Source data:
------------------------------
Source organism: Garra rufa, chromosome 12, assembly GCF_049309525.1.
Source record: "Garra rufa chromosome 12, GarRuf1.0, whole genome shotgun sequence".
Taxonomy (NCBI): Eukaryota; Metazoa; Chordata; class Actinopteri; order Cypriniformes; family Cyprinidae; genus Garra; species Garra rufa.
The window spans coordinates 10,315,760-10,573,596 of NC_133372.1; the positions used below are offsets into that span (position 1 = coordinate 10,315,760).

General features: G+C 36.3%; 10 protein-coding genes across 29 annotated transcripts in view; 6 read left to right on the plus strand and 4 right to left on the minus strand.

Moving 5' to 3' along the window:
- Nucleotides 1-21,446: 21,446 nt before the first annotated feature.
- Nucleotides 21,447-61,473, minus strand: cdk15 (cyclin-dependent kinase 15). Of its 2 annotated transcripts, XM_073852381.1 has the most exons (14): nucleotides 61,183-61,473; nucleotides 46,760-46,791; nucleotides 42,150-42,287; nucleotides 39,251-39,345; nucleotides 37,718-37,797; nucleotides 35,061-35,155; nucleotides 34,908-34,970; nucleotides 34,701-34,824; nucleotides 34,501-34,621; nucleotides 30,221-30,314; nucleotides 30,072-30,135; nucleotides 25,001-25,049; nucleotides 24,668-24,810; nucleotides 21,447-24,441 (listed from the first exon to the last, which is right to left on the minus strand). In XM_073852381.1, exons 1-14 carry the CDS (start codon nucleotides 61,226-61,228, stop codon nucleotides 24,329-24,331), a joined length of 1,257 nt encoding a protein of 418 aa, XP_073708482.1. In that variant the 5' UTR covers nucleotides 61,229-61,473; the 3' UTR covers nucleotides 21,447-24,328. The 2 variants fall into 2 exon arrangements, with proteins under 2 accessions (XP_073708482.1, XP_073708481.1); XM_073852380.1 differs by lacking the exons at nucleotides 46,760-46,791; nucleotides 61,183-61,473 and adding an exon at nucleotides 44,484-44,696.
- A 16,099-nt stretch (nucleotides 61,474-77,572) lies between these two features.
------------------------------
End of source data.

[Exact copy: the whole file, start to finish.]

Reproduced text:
Source organism: Garra rufa, chromosome 12, assembly GCF_049309525.1.
Source record: "Garra rufa chromosome 12, GarRuf1.0, whole genome shotgun sequence".
Taxonomy (NCBI): Eukaryota; Metazoa; Chordata; class Actinopteri; order Cypriniformes; family Cyprinidae; genus Garra; species Garra rufa.
The window spans coordinates 10,315,760-10,573,596 of NC_133372.1; the positions used below are offsets into that span (position 1 = coordinate 10,315,760).

General features: G+C 36.3%; 10 protein-coding genes across 29 annotated transcripts in view; 6 read left to right on the plus strand and 4 right to left on the minus strand.

Moving 5' to 3' along the window:
- Nucleotides 1-21,446: 21,446 nt before the first annotated feature.
- Nucleotides 21,447-61,473, minus strand: cdk15 (cyclin-dependent kinase 15). Of its 2 annotated transcripts, XM_073852381.1 has the most exons (14): nucleotides 61,183-61,473; nucleotides 46,760-46,791; nucleotides 42,150-42,287; nucleotides 39,251-39,345; nucleotides 37,718-37,797; nucleotides 35,061-35,155; nucleotides 34,908-34,970; nucleotides 34,701-34,824; nucleotides 34,501-34,621; nucleotides 30,221-30,314; nucleotides 30,072-30,135; nucleotides 25,001-25,049; nucleotides 24,668-24,810; nucleotides 21,447-24,441 (listed from the first exon to the last, which is right to left on the minus strand). In XM_073852381.1, exons 1-14 carry the CDS (start codon nucleotides 61,226-61,228, stop codon nucleotides 24,329-24,331), a joined length of 1,257 nt encoding a protein of 418 aa, XP_073708482.1. In that variant the 5' UTR covers nucleotides 61,229-61,473; the 3' UTR covers nucleotides 21,447-24,328. The 2 variants fall into 2 exon arrangements, with proteins under 2 accessions (XP_073708482.1, XP_073708481.1); XM_073852380.1 differs by lacking the exons at nucleotides 46,760-46,791; nucleotides 61,183-61,473 and adding an exon at nucleotides 44,484-44,696.
- A 16,099-nt stretch (nucleotides 61,474-77,572) lies between these two features.